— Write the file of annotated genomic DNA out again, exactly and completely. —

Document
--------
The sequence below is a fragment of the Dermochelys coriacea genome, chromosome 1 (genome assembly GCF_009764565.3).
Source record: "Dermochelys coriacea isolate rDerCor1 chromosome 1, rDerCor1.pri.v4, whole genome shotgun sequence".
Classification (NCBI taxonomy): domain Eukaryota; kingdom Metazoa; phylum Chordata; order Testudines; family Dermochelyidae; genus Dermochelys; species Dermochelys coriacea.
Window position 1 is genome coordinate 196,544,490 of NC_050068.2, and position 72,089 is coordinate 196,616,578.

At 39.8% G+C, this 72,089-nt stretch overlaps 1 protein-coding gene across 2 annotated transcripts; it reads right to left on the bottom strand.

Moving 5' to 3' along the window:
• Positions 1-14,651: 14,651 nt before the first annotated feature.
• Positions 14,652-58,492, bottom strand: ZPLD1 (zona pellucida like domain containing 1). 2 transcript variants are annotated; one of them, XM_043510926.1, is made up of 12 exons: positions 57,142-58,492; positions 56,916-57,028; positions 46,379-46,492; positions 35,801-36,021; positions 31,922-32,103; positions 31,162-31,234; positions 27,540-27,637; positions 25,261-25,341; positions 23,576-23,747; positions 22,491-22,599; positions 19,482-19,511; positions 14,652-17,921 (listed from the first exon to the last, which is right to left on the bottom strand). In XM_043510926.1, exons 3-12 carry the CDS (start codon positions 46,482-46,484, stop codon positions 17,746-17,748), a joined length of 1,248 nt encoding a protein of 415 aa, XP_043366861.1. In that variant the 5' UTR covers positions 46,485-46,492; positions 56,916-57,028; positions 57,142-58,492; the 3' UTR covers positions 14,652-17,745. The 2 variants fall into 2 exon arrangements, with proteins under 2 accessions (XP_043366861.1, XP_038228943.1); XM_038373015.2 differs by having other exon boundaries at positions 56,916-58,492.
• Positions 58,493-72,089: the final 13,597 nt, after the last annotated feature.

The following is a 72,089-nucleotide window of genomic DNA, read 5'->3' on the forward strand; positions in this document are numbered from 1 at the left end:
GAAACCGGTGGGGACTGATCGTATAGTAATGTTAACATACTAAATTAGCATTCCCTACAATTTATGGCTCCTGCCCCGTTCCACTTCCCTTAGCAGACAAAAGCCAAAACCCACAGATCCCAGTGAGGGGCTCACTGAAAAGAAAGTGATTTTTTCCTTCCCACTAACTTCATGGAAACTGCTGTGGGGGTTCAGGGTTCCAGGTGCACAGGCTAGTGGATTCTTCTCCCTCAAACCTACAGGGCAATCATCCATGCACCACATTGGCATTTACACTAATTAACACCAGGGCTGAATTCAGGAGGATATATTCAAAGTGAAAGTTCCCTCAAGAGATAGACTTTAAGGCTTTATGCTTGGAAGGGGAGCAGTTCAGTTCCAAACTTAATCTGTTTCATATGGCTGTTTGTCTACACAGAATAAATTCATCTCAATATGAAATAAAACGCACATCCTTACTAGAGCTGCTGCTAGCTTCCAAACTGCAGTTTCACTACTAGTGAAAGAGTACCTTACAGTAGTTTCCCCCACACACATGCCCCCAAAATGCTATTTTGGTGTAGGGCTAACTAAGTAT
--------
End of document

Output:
The sequence below is a fragment of the Dermochelys coriacea genome, chromosome 1 (genome assembly GCF_009764565.3).
Source record: "Dermochelys coriacea isolate rDerCor1 chromosome 1, rDerCor1.pri.v4, whole genome shotgun sequence".
Classification (NCBI taxonomy): domain Eukaryota; kingdom Metazoa; phylum Chordata; order Testudines; family Dermochelyidae; genus Dermochelys; species Dermochelys coriacea.
Window position 1 is genome coordinate 196,544,490 of NC_050068.2, and position 72,089 is coordinate 196,616,578.

At 39.8% G+C, this 72,089-nt stretch overlaps 1 protein-coding gene across 2 annotated transcripts; it reads right to left on the bottom strand.

Moving 5' to 3' along the window:
• Positions 1-14,651: 14,651 nt before the first annotated feature.
• Positions 14,652-58,492, bottom strand: ZPLD1 (zona pellucida like domain containing 1). 2 transcript variants are annotated; one of them, XM_043510926.1, is made up of 12 exons: positions 57,142-58,492; positions 56,916-57,028; positions 46,379-46,492; positions 35,801-36,021; positions 31,922-32,103; positions 31,162-31,234; positions 27,540-27,637; positions 25,261-25,341; positions 23,576-23,747; positions 22,491-22,599; positions 19,482-19,511; positions 14,652-17,921 (listed from the first exon to the last, which is right to left on the bottom strand). In XM_043510926.1, exons 3-12 carry the CDS (start codon positions 46,482-46,484, stop codon positions 17,746-17,748), a joined length of 1,248 nt encoding a protein of 415 aa, XP_043366861.1. In that variant the 5' UTR covers positions 46,485-46,492; positions 56,916-57,028; positions 57,142-58,492; the 3' UTR covers positions 14,652-17,745. The 2 variants fall into 2 exon arrangements, with proteins under 2 accessions (XP_043366861.1, XP_038228943.1); XM_038373015.2 differs by having other exon boundaries at positions 56,916-58,492.
• Positions 58,493-72,089: the final 13,597 nt, after the last annotated feature.

The following is a 72,089-nucleotide window of genomic DNA, read 5'->3' on the forward strand; positions in this document are numbered from 1 at the left end:
GAAACCGGTGGGGACTGATCGTATAGTAATGTTAACATACTAAATTAGCATTCCCTACAATTTATGGCTCCTGCCCCGTTCCACTTCCCTTAGCAGACAAAAGCCAAAACCCACAGATCCCAGTGAGGGGCTCACTGAAAAGAAAGTGATTTTTTCCTTCCCACTAACTTCATGGAAACTGCTGTGGGGGTTCAGGGTTCCAGGTGCACAGGCTAGTGGATTCTTCTCCCTCAAACCTACAGGGCAATCATCCATGCACCACATTGGCATTTACACTAATTAACACCAGGGCTGAATTCAGGAGGATATATTCAAAGTGAAAGTTCCCTCAAGAGATAGACTTTAAGGCTTTATGCTTGGAAGGGGAGCAGTTCAGTTCCAAACTTAATCTGTTTCATATGGCTGTTTGTCTACACAGAATAAATTCATCTCAATATGAAATAAAACGCACATCCTTACTAGAGCTGCTGCTAGCTTCCAAACTGCAGTTTCACTACTAGTGAAAGAGTACCTTACAGTAGTTTCCCCCACACACATGCCCCCAAAATGCTATTTTGGTGTAGGGCTAACTAAGTAT